Photography in the winter can be tough. Exposures can be tricky; your equipment needs to be handled differently and if you’re not dressed appropriately, your main concern is usually getting inside as quickly as possible. Another common issue is finding color. Many winter photos almost look like they were shot in black and white. I’ve written articles in the past about finding color in the winter, but they were primarily geared towards finding it the natural way. This article is more about thinking “out of the box” and creating whimsical, fantasy-like images, purely for artistic purposes.
There was nothing particularly special about it, and it was completely hidden from view. In order to reach it, you had to walk to the rear of the property and go down a short trail leading to a clearing. The only reason I knew about it was because I Googled the location beforehand. It was just a small lake… so small it didn’t even have a name. Nevertheless, I couldn’t wait to explore it.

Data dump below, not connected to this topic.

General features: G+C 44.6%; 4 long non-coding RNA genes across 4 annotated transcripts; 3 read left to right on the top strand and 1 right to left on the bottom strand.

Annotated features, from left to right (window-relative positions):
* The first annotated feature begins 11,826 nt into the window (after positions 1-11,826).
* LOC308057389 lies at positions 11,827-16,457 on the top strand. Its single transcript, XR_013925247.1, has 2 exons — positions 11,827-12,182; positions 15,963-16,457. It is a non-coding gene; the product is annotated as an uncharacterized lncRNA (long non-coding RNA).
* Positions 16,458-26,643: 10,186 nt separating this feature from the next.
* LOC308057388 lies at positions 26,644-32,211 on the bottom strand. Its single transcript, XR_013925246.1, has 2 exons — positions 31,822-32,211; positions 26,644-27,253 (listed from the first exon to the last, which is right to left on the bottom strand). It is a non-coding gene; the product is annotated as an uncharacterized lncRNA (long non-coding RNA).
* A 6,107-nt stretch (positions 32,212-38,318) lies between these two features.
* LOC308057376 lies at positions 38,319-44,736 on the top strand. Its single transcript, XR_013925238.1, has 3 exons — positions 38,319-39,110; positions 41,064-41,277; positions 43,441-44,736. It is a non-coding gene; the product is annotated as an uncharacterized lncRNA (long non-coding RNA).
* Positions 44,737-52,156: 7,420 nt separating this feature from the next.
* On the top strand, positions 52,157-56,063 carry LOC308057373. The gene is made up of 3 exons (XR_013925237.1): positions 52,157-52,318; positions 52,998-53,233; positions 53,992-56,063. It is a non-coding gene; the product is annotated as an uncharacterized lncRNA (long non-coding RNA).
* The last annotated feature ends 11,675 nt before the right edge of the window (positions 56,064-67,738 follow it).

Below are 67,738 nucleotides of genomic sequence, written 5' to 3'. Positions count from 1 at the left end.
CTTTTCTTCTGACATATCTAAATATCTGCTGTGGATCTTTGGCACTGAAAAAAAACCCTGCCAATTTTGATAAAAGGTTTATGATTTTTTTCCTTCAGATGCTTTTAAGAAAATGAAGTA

Several years ago, my wife and I went on a short, weekend getaway to The Poconos. We stayed at a vacation resort in the town of Bushkill, PA. The resort was best known for its golf course, but I was only interested in one thing… the lake.
The Pool frozen over at sunrise, Central Park, New York, NY (HDR compilation of 5 images).
Story & photography by F.M. Kearney
That time is quickly approaching. That time of year when many photographers will pack away their gear and patiently wait for the first colorful blooms next spring. Yet, winter isn’t completely devoid of color, as some might assume. In fact, if you carefully plan what you shoot and when you shoot, you may be surprised at the amount of color you can coax out of this often-overlooked season.